Iris Chang’s last suicide letters
I promise to get up and get out of the house every morning. I will stop by to visit my parents then go for a long walk. I will follow the doctor’s orders for medications. I promise not to hurt myself. I promise not to visit Web sites that talk about suicide.
When you believe you have a future, you think in terms of generations and years. When you do not, you live not just by the day — but by the minute. It is far better that you remember me as I was — in my heyday as a best-selling author — than the wild-eyed wreck who returned from Louisville… Each breath is becoming difficult for me to take — the anxiety can be compared to drowning in an open sea. I know that my actions will transfer some of this pain to others, indeed those who love me the most. Please forgive me.
There are aspects of my experience in Louisville that I will never understand. Deep down I suspect that you may have more answers about this than I do. I can never shake my belief that I was being recruited, and later persecuted, by forces more powerful than I could have imagined. Whether it was the CIA or some other organization I will never know. As long as I am alive, these forces will never stop hounding me.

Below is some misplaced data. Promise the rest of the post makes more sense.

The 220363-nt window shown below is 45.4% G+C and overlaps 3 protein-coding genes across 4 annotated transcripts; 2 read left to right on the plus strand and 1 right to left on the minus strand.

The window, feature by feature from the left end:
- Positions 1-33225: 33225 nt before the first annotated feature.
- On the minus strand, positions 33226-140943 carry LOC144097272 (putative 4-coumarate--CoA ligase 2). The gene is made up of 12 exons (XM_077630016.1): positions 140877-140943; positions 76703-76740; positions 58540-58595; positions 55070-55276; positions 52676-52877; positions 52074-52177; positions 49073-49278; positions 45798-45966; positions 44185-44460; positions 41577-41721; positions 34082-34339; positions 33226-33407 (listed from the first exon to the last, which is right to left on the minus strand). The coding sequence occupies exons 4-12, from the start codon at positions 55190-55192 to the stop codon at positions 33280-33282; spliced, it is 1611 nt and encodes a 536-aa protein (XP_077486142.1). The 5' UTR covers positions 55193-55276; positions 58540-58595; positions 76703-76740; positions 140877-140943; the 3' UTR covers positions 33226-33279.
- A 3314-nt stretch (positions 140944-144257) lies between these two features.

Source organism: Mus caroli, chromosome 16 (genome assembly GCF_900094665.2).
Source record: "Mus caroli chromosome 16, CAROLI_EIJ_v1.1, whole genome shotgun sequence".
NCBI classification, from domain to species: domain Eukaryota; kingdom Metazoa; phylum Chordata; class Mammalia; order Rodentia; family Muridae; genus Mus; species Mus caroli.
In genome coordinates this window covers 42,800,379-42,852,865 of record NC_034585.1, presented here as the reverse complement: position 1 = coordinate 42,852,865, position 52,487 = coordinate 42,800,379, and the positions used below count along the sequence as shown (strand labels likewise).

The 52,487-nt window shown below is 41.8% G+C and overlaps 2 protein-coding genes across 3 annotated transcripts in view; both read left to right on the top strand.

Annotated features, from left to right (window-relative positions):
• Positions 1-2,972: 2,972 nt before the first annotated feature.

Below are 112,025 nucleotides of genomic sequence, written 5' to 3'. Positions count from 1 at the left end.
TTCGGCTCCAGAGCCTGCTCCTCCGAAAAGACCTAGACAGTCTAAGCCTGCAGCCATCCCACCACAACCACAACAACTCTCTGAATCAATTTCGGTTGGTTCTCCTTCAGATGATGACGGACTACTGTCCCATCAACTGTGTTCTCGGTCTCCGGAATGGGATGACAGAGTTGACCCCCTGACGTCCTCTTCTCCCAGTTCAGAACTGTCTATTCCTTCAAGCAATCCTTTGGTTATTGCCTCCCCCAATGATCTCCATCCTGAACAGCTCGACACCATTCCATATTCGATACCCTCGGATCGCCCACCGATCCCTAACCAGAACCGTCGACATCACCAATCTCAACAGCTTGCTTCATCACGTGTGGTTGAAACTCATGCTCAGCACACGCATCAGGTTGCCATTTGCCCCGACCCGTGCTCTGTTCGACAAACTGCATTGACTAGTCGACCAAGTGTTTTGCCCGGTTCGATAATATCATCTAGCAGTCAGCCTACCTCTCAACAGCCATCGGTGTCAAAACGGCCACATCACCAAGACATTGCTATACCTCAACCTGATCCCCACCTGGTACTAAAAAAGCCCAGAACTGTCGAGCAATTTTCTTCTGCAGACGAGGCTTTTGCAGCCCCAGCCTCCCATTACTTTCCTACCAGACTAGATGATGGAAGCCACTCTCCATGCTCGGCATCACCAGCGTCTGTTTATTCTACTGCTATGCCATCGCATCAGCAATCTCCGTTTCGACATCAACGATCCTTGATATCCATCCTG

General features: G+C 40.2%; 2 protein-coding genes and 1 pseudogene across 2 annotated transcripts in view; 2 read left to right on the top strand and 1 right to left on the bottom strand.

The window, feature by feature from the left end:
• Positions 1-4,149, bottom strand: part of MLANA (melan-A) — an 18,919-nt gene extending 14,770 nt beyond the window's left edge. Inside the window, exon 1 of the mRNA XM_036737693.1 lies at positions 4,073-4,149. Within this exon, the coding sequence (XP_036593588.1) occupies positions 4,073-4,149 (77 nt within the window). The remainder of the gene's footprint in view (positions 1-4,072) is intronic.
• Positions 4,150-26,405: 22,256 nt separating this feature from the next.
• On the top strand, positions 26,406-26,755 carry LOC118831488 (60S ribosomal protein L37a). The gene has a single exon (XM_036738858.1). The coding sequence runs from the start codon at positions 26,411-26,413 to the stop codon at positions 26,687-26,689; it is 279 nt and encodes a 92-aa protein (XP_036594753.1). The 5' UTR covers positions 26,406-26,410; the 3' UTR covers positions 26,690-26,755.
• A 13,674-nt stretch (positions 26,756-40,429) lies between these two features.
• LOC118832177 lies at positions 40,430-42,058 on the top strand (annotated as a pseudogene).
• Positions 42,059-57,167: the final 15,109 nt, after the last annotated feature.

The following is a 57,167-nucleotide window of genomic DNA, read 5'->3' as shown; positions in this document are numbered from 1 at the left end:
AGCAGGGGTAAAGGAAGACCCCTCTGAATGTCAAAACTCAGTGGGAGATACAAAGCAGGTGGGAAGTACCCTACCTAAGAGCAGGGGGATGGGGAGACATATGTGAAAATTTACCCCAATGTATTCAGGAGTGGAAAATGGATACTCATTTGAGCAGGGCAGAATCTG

Days before I left for Louisville I had a deep foreboding about my safety. I sensed suddenly threats to my own life: an eerie feeling that I was being followed in the streets, the white van parked outside my house, damaged mail arriving at my P.O. Box. I believe my detention at Norton Hospital was the government’s attempt to discredit me.
Suicide of Evelyn McHale, 1923
Monk burning himself to death as a protest against South Vietnamese persecution against Buddhists.
I referenced it in fiction, but I couldn’t help thinking about it regardless. Recently I’ve found out that short stories have a way of revealing your own psyche. Why is suicide so fascinating? Apart from the pain and the “not being able to see the world as it exists without you” sort of thing, suicide seems enticing. Powerful. Political, beautiful and sad. It’s a far cry from the “emo movement,” but something that goes into years of protest, government, art, and literature. The most fascinating historical figures always seem to be either martyrs, suicide, or assassination victims.
Suicide isn’t an accident. It’s a direct action made by an individual against society and nature. It’s a cry for help crystallized in permanence. It’s illegal. It’s a taboo. It is condemned by religion and society. It is selfish, and it is cruel.
I often joked with my friends, that despite being ironically pro-gun control (and the daughter of a former LAPD officer,) I am fascinated by guns and would own many historical and powerful models if law unfortunately allowed it. I would never use them outside a shooting range, and would probably keep them behind glass to show to visitors and spectators. It is a twisted attraction to something so beautiful, violent, and deadly.
Perhaps the same attraction applies. But in the intangible world of politics, art, and activism, guns are only tools. Suicide can be a weapon.